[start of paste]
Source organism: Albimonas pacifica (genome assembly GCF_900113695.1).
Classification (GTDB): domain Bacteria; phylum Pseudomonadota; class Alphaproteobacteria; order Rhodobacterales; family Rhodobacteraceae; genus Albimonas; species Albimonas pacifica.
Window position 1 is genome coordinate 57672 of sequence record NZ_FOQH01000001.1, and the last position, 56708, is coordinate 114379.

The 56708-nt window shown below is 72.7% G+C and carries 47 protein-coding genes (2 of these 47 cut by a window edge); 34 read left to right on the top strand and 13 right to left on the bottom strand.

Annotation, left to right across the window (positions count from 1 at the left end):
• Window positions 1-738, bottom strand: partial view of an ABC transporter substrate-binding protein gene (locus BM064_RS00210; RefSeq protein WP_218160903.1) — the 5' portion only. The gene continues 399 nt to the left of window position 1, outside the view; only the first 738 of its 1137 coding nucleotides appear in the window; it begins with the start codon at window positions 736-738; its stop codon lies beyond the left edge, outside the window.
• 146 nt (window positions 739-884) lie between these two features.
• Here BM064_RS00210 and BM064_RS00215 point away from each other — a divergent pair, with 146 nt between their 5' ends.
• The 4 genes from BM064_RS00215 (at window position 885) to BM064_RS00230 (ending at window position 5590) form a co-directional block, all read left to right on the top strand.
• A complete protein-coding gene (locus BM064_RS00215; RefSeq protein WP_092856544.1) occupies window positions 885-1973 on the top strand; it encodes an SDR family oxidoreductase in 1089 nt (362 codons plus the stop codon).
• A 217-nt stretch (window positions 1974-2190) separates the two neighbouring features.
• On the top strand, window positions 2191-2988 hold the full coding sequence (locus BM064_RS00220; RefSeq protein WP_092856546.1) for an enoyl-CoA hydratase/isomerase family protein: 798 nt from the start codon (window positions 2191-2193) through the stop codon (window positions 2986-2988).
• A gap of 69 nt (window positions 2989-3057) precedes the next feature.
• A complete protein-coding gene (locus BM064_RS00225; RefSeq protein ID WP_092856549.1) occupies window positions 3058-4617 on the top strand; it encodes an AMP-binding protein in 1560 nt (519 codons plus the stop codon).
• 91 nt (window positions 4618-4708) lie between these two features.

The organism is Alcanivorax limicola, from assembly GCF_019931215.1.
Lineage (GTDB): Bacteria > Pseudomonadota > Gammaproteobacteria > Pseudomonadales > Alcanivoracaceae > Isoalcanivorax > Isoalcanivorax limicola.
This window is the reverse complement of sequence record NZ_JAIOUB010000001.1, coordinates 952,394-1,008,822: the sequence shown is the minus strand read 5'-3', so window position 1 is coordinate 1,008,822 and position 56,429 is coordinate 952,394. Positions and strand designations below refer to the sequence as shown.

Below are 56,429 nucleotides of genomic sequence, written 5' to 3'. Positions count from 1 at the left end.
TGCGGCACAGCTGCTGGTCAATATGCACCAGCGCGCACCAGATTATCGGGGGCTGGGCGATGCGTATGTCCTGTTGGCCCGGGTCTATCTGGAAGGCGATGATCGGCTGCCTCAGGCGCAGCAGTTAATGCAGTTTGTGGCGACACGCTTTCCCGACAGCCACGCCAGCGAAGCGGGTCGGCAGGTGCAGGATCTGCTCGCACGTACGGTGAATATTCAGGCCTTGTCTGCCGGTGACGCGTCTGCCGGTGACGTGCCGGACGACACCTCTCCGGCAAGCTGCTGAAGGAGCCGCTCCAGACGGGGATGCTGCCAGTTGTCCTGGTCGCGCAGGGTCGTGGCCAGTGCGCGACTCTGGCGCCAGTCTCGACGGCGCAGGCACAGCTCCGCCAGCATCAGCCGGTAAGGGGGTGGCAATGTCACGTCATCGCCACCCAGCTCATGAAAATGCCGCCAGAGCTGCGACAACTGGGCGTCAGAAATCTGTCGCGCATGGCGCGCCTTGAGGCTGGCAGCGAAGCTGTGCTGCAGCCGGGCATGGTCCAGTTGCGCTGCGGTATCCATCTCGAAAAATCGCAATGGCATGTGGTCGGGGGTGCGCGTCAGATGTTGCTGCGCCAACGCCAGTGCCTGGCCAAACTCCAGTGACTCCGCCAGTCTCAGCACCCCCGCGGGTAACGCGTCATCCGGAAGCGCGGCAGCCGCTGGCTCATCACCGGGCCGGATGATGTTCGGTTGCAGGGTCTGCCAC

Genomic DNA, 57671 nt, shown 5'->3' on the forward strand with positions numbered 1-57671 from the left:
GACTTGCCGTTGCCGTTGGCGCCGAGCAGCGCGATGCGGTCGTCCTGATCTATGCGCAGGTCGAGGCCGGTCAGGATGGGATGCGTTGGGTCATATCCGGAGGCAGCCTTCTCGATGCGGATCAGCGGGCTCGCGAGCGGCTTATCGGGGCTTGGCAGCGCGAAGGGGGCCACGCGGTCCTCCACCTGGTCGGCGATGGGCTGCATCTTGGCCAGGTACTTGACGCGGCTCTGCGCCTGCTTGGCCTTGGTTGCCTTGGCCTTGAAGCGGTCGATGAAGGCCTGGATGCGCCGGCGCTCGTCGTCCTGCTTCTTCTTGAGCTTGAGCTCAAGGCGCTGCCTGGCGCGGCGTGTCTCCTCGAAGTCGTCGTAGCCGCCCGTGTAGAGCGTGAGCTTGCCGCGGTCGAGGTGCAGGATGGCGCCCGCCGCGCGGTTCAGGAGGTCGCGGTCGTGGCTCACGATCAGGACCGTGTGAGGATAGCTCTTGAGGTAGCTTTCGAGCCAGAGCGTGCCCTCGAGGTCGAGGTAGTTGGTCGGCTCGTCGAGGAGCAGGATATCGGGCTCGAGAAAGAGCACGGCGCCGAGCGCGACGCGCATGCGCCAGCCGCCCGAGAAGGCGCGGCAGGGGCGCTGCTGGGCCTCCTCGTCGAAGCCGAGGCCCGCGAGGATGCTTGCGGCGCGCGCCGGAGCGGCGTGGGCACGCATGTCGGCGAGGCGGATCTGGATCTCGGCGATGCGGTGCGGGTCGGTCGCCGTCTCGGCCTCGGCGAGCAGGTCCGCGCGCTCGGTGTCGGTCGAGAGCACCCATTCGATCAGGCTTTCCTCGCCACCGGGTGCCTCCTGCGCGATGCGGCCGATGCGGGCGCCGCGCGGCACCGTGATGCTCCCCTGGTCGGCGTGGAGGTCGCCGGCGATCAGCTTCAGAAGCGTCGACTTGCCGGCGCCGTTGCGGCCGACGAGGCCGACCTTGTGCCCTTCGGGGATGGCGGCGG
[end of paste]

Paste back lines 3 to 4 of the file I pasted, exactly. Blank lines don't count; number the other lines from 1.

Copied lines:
Window position 1 is genome coordinate 57672 of sequence record NZ_FOQH01000001.1, and the last position, 56708, is coordinate 114379.

The 56708-nt window shown below is 72.7% G+C and carries 47 protein-coding genes (2 of these 47 cut by a window edge); 34 read left to right on the top strand and 13 right to left on the bottom strand.